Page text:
Explaining The Flame Colour

Explain the flame colour in terms of electrons releasing energy as they move to a lower energy level


  • Light or electromagnetic (EM) radiation both waves and particulate properties, have different types such as, gamma rays, x-rays, ultra-violet (UV) rays, visible light, infra-red (IR), microwaves and radiowaves (TV/ FM/AM)\
  • When light strikes an object, it can be absorbed, reflected or only particular wavelengths is absorbed and the rest is transmitted/reflected.
  • Waves are characterized by:
    • Wavelength: distance between two successive waves
    • Frequency: number of cycles per second that pass a given point in time

v = c/Δ

where   v –  frequency (in Hertz or s-1)

Δ – wavelength (in meter)

c – speed of light (3 x 108 m/s)

  • Human eye is sensitive to the visible region of the EM spectrum
    • Beyond red end = Infra-Red region
    • Beyond Blue end = Ultraviolet region
  • Different frequencies of visible light = different wavelengths of visible light = varying observed colours
    • Frequency (v) is directly proportional to energy of photon (E), however inversely proportional to wavelength (λ)

E = hv = h c/Δ

  • High frequency waves = High energy of Photon= Low wavelength
  • Light given off by energetically excited atom is not a continuous distribution of wavelength
  • Each element has its own unique spectral signature

Flame Colour of Elements:

  • Flame colour is produced when a granule of ionic compound or a drop of its solution are placed in a flame
  • Some of the commonly known metallic elements have known to strongly emit light in the visible region of EM spectrum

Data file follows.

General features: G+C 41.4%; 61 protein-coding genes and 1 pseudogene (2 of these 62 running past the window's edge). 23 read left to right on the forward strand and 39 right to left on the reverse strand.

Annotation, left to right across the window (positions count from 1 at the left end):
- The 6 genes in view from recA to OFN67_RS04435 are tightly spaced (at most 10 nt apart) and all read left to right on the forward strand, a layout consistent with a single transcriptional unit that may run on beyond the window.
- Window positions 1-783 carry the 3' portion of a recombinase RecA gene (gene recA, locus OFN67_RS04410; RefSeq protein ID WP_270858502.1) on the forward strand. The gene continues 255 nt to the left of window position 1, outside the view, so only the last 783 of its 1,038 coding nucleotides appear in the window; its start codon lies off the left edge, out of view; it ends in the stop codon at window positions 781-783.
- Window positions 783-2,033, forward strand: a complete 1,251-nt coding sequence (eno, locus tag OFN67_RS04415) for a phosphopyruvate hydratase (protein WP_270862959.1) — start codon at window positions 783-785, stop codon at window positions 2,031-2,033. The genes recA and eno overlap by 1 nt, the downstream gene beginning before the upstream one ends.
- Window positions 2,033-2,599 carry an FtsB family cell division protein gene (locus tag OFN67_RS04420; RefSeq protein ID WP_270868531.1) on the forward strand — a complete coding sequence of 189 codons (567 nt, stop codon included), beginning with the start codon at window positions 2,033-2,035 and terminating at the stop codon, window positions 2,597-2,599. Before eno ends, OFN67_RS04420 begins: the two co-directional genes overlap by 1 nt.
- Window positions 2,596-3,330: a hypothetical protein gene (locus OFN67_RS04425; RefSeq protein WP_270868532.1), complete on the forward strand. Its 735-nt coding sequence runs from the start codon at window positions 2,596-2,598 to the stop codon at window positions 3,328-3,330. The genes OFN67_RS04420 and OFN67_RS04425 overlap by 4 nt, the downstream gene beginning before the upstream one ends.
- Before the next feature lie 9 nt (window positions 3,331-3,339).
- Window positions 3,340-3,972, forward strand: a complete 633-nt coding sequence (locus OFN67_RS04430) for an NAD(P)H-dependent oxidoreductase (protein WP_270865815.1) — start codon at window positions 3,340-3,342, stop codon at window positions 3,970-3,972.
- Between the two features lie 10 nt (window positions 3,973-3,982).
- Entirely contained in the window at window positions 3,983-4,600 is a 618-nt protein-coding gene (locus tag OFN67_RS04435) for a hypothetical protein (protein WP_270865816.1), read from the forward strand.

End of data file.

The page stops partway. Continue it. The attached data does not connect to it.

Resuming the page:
• Through absorbing or emitting discrete amount of energy (quantized energy called photons), electrons are able to move to different orbits
  • Once an electron becomes excited (electron in higher energy level), photons are released after it reached the ground state (electron in original energy level ) resulting to the formation of spectral line (wavelength of light)
    • The wavelength which is associated to the observed colour is dependent on the change in energy level and orbit of the electron
    • The colour exhibited/reflected by an object is explained as that:
  • All wavelengths of white light that strikes through a substance are absorbed except for a particular wavelength which is consequently reflected

Example: For a given material, all wavelengths of visible spectrum are absorbed except for yellow wavelength (reflected) upon contact with white light, thus yellow colour is observed.

  • When a substance absorbs a particular wavelength from white light that passed through, the complementary wavelength to the absorbed specific wavelength is reflected or observed

Example: Blue absorbed = Orange observed